Tunisia, Egypt, Wisconsin … now on to Libya, Ohio, and Indiana

“It doesn’t matter how beautiful your theory is, it doesn’t matter how smart you are. If it doesn’t agree with experiment, it’s wrong” – Richard Feynman

The turmoil continues. Tunisia and Egypt have seen their dictators deposed, but have not necessarily realized a democratically elected government. New to the fray – Libya. This one is a bit uglier.

Apparently Libyan dictator Moammar Qaddafi, in an attempt to hold on to power, ordered his military to fire on protesters. Some did, others apparently refused and even defected. It is ironic I suppose that the riots against Qaddafi came only days after he attempted to join the grassroots movement and suggested that Palestinians should riot in similar fashion against Israeli occupation. The “street” didn’t buy the bluff and are lumping Qaddafi in with other dictators in the area. I suspect he’ll fall soon.

It is interesting to see the outpouring of support for dictators from other dictators in the region. They see the writing on the wall. “If the spread of unrest doesn’t stop here, I might be next to fall.” It is a valid concern. Every step of the way this thing gains momentum.

Consider if you were an unhappy dissident living in some repressive monarchy in the middle east. How could you pass up this opportunity? There is enough energy out there to propel rebellions. If you wait until this blows over you may never get such an opportunity again. And, if it ever gets stamped out then it will be over, for now.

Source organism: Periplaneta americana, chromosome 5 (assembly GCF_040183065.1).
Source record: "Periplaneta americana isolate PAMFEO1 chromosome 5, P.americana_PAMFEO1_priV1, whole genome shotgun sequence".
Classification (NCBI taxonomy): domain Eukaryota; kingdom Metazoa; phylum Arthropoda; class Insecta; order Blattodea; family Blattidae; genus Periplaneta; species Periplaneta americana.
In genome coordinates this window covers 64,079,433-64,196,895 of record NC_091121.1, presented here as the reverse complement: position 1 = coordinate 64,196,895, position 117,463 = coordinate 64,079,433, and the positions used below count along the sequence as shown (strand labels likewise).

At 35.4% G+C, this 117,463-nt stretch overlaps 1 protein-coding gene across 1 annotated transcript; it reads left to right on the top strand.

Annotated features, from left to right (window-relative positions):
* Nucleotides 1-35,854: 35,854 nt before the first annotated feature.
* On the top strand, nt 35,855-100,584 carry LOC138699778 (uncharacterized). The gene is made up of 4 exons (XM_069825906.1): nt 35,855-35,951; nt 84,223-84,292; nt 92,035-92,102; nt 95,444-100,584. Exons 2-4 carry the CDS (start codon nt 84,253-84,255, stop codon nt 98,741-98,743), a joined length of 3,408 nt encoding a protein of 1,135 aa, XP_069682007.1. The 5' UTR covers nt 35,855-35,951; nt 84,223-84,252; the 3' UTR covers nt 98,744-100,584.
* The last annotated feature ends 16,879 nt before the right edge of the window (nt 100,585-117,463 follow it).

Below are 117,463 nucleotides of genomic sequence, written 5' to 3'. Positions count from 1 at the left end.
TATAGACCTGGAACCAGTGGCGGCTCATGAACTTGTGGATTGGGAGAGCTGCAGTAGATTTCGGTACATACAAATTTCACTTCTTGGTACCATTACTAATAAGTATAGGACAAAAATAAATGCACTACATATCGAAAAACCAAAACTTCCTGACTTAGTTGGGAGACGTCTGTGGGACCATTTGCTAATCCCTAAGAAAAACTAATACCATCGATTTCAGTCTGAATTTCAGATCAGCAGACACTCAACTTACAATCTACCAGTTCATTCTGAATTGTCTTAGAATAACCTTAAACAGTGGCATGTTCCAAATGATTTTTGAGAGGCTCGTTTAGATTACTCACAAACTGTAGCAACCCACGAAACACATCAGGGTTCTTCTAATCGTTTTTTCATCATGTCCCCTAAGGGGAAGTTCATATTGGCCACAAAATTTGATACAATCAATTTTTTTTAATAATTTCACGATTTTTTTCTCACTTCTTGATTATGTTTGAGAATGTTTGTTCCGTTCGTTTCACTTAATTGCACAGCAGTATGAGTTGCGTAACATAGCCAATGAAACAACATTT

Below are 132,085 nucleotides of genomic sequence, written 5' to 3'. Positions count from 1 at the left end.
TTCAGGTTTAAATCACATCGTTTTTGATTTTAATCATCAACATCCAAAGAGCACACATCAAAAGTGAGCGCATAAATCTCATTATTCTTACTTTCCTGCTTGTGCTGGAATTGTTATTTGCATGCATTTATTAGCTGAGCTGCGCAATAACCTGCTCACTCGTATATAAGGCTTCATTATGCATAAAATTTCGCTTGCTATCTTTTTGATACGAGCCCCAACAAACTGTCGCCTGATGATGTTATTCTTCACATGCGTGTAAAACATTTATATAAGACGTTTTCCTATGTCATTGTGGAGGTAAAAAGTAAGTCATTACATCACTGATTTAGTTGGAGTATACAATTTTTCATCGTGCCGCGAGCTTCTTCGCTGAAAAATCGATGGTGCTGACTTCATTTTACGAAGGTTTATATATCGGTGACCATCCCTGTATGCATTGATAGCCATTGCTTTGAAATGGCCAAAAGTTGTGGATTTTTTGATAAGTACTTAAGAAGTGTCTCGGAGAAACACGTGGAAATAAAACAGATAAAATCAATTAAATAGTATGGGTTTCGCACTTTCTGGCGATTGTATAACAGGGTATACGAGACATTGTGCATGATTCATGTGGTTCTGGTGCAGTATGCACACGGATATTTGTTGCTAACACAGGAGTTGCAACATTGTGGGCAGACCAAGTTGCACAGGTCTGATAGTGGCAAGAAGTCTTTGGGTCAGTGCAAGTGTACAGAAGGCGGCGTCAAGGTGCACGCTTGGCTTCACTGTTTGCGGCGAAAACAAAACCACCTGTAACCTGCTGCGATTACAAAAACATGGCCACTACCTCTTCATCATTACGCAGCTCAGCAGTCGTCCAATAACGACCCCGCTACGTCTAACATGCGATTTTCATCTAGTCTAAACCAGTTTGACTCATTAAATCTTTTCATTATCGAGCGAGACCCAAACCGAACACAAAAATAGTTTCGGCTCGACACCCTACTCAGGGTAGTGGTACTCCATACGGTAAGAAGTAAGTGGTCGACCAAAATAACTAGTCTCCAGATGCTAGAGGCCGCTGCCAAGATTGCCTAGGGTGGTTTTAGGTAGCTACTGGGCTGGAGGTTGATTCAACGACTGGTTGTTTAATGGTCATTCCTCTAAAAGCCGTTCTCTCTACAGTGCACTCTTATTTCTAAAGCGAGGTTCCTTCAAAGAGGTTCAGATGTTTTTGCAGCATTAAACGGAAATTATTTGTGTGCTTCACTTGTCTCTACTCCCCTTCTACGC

We are at a critical “tipping point.”

The situation in Wisconsin is quite similar. The general assembly is taking up the cause of ending collective bargaining rights – a move I fully support. The unions and the legislatures in surrounding states know that this is the tipping point.

If Wisconsin passes the bill and breaks the union (please, oh please, get this bill passed), then the “right-to-work” statutes will begin to sweep union-dominated states. Conversely, if the union powers are able to stop this bill, then the other states will be unlikely to act. Will the bandaid be ripped-off creating instant but not lasting pain? Or will the union parasites continue to drive the state into the ground, ultimately killing the host? Time will tell.

Pro-union (pro-“private citizens should sacrifice so public servants don’t have to”) demonstrations have sprung up in a number of states, including Ohio and Indiana. The legislatures in these states get it though. Businesses are fleeing to right-to-work states, many in the southeast.

The unions are desperate to hold onto their power. They have had private citizens in their grips for decades now and are unwilling to face the change sweeping the nation. (Hope and change – for that matter.) The outcome will affect us all. If the public servant unions (organizing as public servants to take more away from the public they serve) win this fight we’ll all be paying higher bills. But, if freedom returns, even just a little bit, it may be the crack we need to see how much better the free market is.

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